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Over 60 Local Officials Call on the Farm Bill Conference Committee to Reject Local Pesticide Preemption

Preemption House proposal would wipe out communities’ power to prohibit pesticides

WASHINGTON, DC Today, over 60 local officials from across the country have joined together to send a letter to the farm bill conference committee urging the rejection of a poison pill rider that would preempt local governments from setting their own restrictions on toxic pesticides.  

Section 9101 of the House version of the farm bill, would institute federal preemption of local pesticide policies, a move that would overturn decades of precedent set by the Supreme Court and prevent communities from adopting protective laws that meet the needs of their residents or unique local environment.

The letter urges the conference committee to reach an agreement on a final 2018 farm bill that does not include this rider. It was signed by over 60 local officials in 39 communities from 15 different states, ranging from North Miami, FL to South Euclid, OH, West Hollywood, CA and Maui, HI. The City Council of Montgomery County, ME, which passed landmark policies on toxic pesticides, also sent a letter to the farm bill conference committee.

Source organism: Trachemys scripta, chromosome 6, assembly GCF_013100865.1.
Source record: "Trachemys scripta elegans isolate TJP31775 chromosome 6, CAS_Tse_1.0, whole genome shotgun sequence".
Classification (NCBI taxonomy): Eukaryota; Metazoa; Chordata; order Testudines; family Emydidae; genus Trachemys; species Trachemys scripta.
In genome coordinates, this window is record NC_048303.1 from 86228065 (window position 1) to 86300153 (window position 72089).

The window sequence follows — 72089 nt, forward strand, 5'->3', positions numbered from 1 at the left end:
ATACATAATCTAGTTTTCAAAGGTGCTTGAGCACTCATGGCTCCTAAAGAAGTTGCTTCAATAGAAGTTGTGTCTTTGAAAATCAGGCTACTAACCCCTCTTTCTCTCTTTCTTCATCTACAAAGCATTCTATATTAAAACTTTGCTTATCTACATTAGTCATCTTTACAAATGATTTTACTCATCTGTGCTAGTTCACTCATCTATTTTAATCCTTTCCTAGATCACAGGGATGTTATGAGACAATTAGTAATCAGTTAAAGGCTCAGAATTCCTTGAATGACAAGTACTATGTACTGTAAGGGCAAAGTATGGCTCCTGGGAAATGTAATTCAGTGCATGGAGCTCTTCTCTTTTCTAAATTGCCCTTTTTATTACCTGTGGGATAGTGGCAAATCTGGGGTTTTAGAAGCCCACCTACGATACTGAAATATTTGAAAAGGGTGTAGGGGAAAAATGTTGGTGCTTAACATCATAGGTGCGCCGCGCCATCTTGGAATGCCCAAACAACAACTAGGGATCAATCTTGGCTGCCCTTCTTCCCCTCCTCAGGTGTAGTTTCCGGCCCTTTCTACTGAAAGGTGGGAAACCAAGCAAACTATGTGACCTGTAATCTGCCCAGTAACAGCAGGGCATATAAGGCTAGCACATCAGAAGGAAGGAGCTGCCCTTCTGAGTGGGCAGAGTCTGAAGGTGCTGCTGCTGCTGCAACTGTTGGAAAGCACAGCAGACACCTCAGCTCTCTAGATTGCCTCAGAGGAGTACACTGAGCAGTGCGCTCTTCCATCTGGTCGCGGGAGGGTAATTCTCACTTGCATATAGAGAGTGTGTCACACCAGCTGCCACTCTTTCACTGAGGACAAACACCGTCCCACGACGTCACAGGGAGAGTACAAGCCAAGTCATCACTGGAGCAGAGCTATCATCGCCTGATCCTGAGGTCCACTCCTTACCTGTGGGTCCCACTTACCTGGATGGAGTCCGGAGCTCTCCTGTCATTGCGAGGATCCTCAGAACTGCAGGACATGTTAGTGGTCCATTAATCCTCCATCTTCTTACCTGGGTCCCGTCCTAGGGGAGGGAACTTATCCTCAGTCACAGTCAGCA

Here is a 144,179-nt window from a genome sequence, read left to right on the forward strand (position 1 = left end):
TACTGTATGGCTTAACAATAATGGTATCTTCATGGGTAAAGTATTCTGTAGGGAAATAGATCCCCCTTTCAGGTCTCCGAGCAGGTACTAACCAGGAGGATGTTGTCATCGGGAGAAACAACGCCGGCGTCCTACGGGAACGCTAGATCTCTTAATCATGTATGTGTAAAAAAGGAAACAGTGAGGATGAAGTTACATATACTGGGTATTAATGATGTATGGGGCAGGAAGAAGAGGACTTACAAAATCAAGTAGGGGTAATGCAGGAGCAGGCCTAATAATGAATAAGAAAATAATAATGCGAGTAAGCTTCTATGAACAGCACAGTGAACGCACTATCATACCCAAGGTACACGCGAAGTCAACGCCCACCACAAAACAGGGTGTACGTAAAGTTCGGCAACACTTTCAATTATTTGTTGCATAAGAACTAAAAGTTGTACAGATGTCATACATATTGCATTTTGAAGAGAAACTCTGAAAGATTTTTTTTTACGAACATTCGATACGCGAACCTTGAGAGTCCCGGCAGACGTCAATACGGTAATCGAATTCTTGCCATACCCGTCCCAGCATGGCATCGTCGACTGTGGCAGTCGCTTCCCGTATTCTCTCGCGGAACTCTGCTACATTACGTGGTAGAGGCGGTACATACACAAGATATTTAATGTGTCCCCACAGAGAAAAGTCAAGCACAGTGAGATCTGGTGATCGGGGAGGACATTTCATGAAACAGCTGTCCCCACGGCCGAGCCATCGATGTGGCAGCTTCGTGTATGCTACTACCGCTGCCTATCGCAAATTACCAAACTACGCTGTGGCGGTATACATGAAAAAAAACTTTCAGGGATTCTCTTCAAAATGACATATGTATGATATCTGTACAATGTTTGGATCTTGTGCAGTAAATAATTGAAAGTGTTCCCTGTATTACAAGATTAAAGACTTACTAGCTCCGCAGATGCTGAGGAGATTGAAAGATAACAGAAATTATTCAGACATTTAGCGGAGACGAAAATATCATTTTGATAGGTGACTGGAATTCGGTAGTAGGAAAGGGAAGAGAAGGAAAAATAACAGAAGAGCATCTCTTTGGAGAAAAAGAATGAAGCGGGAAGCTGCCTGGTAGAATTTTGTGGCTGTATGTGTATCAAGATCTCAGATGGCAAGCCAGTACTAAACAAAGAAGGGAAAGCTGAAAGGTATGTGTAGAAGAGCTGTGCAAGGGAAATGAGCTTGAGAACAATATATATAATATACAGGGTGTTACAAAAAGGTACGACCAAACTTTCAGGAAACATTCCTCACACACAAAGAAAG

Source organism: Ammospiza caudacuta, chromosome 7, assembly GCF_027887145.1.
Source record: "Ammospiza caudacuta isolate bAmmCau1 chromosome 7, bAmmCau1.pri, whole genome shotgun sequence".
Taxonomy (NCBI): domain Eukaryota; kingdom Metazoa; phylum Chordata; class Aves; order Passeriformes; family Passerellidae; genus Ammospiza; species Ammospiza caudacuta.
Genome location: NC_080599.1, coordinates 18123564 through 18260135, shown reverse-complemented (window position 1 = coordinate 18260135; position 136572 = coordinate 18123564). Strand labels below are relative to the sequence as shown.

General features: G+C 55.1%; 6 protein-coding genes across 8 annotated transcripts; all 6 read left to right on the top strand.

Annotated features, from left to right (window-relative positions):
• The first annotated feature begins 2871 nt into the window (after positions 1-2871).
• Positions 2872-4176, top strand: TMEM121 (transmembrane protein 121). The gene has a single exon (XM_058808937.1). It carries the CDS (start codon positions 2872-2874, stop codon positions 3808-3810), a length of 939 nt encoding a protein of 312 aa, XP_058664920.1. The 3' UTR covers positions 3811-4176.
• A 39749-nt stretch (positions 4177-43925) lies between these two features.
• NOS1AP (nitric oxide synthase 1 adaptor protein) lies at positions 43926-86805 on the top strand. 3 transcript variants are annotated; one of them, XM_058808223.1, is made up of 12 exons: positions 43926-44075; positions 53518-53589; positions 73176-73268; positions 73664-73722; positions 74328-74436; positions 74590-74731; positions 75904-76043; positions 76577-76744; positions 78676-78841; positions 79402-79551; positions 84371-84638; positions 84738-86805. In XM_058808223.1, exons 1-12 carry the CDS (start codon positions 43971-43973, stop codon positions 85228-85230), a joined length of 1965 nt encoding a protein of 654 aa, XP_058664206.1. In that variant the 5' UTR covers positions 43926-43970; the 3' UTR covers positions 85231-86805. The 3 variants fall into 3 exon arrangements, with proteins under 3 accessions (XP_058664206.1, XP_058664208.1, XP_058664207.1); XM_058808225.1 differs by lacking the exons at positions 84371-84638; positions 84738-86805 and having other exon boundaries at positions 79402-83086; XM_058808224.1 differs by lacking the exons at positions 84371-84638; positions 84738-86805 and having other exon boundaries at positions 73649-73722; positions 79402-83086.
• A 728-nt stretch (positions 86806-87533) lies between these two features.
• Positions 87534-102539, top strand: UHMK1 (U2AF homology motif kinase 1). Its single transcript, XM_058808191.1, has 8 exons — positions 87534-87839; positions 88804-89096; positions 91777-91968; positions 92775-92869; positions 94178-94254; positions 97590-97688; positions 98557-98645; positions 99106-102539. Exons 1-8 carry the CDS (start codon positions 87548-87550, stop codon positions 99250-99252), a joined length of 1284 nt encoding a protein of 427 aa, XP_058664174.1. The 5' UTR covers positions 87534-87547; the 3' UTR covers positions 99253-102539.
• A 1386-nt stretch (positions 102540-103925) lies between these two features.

“The Farm Bill should not be a tool for stripping city and county officials of their ability to protect their citizens from pesticides,” said Jason Davidson, Friends of the Earth’s Food and Agriculture Campaign Associate. “States and cities across the country have taken crucial steps to ban harmful pesticides while the federal government has refused to act. We urge conference members to reject this dangerous preemption language, and preserve state and local governments’ ability to protect their communities from toxic chemicals.”